- Checking your vitamin D levels and taking it supplementally if necessary
- Taking a regular multivitamin in order to ensure your immune system is getting all the necessary nutrients
- Eating a diet full of fruits and vegetables as tolerated
- Improving the quality and duration of sleep
- Reducing stress and implementing pacing in your daily activity
Nasal Sprays and Oral Mouthwashes Help Reduce Your COVID Risk
COVID infects through the nose, mouth, and eyes. Anything you can do to reduce the viral load that enters your body not only reduces the severity and mortality risk during acute COVID-19 but also your risk of developing Long COVID. This includes simple saline rinses with a Neti Pot and disinfectant mouthwashes to specific ingredients and products, such as colloidal silver, that have been tested for the SARS-CoV-2 virus.
Dr. Jennifer Curtin recommends colloidal silver in both nasal sprays and oral rinses and uses them for her own COVID risk reduction.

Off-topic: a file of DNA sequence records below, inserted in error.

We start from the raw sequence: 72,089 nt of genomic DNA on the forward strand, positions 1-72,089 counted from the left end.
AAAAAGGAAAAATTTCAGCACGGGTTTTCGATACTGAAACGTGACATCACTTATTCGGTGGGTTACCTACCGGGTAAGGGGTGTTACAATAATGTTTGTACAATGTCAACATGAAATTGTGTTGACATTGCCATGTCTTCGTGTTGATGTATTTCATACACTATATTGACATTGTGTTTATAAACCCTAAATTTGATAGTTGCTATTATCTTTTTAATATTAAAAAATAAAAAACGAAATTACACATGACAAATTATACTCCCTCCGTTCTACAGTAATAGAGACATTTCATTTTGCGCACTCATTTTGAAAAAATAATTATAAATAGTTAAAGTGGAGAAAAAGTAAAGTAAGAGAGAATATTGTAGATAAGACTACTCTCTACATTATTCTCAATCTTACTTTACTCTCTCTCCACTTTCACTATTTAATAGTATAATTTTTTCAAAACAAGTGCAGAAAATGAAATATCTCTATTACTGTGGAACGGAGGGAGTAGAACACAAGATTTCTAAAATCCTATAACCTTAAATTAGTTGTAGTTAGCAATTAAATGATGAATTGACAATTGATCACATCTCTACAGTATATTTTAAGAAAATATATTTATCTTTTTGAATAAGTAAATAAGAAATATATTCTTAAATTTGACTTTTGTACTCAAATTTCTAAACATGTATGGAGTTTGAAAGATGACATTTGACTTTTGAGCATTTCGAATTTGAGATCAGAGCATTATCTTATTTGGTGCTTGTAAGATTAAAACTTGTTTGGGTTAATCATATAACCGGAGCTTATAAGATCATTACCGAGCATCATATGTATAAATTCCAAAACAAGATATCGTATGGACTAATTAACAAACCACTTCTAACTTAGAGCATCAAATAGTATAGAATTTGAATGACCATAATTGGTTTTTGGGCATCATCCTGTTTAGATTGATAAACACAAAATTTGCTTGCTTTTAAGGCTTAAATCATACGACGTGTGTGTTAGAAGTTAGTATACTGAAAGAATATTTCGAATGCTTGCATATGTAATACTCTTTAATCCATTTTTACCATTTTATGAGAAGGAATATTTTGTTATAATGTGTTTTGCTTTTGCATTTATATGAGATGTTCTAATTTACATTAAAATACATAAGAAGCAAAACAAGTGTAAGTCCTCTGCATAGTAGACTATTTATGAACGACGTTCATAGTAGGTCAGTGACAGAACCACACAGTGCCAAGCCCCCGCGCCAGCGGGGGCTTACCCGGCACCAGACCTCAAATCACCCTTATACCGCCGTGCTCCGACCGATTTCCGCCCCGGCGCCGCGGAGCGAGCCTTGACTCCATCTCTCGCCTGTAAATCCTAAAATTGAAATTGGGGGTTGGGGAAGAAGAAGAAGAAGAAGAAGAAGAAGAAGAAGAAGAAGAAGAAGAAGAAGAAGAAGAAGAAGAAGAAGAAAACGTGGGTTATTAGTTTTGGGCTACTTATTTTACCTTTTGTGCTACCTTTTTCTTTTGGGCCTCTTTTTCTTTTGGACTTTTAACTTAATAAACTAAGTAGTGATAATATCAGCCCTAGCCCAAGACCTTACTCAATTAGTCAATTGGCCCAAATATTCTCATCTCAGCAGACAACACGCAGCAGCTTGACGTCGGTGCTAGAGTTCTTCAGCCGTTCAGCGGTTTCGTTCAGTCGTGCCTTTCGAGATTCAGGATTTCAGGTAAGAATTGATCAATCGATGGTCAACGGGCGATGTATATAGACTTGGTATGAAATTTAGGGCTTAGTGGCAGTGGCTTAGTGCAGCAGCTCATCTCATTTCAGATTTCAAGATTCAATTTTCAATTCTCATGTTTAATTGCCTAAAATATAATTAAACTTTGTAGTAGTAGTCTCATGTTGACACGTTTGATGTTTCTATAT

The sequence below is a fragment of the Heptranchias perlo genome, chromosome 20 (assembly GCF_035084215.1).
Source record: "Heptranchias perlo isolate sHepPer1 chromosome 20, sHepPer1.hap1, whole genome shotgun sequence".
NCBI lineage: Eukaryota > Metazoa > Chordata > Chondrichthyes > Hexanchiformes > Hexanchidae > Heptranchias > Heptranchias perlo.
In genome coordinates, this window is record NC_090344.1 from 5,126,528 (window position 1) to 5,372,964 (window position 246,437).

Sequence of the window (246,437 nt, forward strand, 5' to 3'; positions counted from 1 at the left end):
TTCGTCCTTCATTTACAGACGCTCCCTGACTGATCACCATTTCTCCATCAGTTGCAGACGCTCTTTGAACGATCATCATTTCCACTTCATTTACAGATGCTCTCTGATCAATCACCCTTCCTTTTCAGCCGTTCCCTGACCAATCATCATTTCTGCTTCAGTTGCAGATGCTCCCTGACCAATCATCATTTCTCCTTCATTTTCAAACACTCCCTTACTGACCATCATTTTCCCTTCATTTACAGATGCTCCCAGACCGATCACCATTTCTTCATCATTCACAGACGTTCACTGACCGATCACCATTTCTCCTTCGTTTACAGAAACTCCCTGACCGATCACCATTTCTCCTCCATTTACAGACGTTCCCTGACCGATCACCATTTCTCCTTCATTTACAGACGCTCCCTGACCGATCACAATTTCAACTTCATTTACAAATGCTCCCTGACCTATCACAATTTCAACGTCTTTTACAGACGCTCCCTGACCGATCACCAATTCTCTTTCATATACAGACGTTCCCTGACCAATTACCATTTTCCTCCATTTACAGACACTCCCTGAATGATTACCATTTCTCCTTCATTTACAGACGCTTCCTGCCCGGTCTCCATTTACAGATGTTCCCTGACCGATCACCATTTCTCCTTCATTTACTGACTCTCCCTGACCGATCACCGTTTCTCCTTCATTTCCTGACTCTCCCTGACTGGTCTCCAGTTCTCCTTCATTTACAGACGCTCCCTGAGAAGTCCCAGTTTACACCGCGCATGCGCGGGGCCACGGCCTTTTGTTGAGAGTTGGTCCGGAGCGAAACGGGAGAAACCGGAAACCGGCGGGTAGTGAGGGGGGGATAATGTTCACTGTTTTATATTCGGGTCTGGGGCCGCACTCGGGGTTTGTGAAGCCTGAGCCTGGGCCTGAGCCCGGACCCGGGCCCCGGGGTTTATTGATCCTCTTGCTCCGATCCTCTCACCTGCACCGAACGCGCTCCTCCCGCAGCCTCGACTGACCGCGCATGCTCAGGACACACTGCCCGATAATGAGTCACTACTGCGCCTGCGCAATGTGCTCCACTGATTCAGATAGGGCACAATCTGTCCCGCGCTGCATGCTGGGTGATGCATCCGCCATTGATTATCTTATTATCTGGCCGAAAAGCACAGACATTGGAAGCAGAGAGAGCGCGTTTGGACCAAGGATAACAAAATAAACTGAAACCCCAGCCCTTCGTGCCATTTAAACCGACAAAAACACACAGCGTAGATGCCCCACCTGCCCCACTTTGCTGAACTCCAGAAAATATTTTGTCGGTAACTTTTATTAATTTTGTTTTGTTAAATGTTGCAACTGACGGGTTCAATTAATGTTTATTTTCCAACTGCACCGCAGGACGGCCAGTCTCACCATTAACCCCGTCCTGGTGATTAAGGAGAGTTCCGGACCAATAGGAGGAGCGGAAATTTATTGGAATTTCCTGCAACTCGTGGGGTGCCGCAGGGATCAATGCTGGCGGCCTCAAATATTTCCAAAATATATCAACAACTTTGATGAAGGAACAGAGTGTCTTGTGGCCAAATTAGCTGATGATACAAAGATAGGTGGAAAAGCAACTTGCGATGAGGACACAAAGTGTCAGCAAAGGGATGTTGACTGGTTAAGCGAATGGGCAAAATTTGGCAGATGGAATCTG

For an in-depth look at nasal sprays and mouthwashes, watch Dr. Jennifer Curtin’s Presentation HERE
***PLEASE WATCH THIS VIDEO ON HOW TO USE NASAL SPRAYS CORRECTLY! IT’S REALLY IMPORTANT TO USE THE RIGHT TECHNIQUE***
Regular COVID-19 Testing
Regular testing, especially if exposed or showing symptoms, can help in early detection and isolation, preventing the spread. If you suspect exposure or experience symptoms, get tested immediately. Also, consider regular testing if you are in a high-risk area or profession.
Arranging COVID Testing from Home
The following links allow you to have tests delivered or have someone come to your home for testing.